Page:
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Fay Dutfield-Horton | The road to Invictus begins

[youtube https://www.youtube.com/watch?v=V_UC1_RJuqk]

In seven days time some of the world’s best wheelchair tennis players will arrive in Bath ready to fight it out for a series of ITF1 titles ahead of the year-end doubles and singles Masters later this month.

And whilst we might not be seeing her compete in Bath this year hoping to be among their ranks one day is Fay Dutfield-Horton, who began her journey into the world of the wheelchair tennis tour just last month.

Fay, who used to play tennis against the men when she was in the Royal Artillery, has her sights set on achieving one thing – representing her country in wheelchair tennis at the Invictus Games.

She said: “I’m giving myself two years to try and get into the squad.

“I want to be able to go there and not only compete but do well and it’s going to be a lot like going back into the military where the majority are men so I want to be able to compete.”

In October she went to Wrexham to compete in her first ITF Futures tournament and progressed all the way to the final, finishing as runner-up in the women’s singles to former World number 30 Busra Un, defeating a number of top seeded players on the way.

She said: “It’s pretty unbelievable – to be there on the last day, wow. I was happy with my win on day one so to be there at the end was just beyond belief.

“The last two and a half years I have been working as an empowerment coach for one of the players and during that time quite a few of the ladies, who knew I got injured in the military, said you should give this a go so I went for it.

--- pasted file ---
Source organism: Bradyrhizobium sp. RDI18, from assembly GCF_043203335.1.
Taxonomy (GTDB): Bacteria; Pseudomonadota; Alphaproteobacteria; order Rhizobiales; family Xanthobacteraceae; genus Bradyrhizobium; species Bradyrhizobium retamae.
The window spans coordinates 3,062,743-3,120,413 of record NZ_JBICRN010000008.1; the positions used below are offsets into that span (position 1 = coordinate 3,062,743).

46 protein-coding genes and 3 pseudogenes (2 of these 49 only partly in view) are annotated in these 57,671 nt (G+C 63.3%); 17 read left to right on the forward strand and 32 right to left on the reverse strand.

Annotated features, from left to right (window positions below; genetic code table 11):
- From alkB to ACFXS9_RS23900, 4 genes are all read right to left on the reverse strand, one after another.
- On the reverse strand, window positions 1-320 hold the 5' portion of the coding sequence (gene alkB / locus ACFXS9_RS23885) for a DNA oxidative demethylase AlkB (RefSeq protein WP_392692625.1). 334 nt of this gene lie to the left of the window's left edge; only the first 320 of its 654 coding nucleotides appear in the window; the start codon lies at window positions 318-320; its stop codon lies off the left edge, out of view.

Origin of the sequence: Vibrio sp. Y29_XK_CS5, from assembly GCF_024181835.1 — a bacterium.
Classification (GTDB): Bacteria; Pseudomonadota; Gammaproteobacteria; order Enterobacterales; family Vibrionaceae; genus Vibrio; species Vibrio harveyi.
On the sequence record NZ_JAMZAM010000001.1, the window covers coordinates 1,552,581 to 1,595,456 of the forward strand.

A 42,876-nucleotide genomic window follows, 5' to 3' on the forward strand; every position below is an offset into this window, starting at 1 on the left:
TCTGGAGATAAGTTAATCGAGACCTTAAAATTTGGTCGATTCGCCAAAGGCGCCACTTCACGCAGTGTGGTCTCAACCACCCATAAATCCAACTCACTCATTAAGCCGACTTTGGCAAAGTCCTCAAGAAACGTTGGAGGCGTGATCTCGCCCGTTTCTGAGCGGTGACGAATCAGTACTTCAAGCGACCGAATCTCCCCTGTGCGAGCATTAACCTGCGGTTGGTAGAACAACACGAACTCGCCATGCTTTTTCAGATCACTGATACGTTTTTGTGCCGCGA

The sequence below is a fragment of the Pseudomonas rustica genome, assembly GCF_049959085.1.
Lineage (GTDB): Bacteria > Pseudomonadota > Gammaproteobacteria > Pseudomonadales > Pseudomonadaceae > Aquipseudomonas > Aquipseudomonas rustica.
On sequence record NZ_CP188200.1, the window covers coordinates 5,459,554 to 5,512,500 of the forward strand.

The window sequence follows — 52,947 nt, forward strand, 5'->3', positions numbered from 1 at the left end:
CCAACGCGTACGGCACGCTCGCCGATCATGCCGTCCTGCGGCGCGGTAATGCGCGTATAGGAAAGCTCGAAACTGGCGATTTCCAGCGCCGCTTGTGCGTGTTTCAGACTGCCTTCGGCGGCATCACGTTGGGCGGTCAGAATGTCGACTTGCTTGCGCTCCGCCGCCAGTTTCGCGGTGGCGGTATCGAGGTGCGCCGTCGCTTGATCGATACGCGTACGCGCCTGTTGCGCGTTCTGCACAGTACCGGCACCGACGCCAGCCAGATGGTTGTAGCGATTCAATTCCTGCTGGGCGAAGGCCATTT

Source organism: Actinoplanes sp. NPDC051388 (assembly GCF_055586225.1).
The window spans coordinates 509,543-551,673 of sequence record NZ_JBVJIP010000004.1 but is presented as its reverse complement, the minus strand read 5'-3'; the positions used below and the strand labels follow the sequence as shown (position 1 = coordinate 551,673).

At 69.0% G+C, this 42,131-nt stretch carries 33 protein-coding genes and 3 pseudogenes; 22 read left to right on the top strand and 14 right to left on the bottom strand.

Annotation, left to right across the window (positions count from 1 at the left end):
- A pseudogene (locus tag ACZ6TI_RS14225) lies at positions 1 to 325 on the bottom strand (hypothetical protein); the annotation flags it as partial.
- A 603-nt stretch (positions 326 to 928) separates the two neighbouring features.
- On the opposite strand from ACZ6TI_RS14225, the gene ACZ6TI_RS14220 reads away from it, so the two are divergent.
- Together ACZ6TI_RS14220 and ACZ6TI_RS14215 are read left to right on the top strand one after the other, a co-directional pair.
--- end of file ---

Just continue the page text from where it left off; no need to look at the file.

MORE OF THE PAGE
“And because they knew I was competing this time it was almost a different kind of welcome because I wasn’t here in a working capacity I was here in a competitive one which was really lovely.”

 Fay Dutfield-Horton and Busra Un

The Wrexham finalists Fay Dutfield-Horton and Busra Un on their way to court

© Gemma-Louise Stevenson

Having already competed at an ITF3 event in doubles earlier in the year alongside Andrea Weston she sort of knew what to expect.

She said: “I’d only been in a chair three times when I went there and we got through the first round, then we had to play Louise Hunt and Dana Mathewson.”

On that experience of facing two players whose doubles results this year have seen them qualify for the year end doubles Masters in a couple of weeks Fay laughed as she said: “We were on court for about an hour so that’s an achievement in itself, what great competitors to face!”

But with a few more hours on the practice court behind her after that experience Fay made her mark on the competition in Wrexham with some impressive performances against opposition ranked far higher than her.

Displays of tennis that perhaps suggest we could see her achieve her goal and be well on her road to Invictus.

About The Author

Gemma-Louise Stevenson

Gemma is a journalist, presenter and commentator with specialisms in para-sport and tennis. She has been following the wheelchair tennis tour for a number of years now reporting from some of the major events, including Grand Slams, for various online, print and broadcast outlets, including the BBC. Gemma has also been commissioned to write a number of books on the sport. It is her ultimate ambition to see the wheelchair, VI, deaf and learning disability versions of the game reported equally and alongside the ATP and WTA tours and to be part of the group of journalists that helps to make that happen. Follow her on Twitter @gstevensonsport

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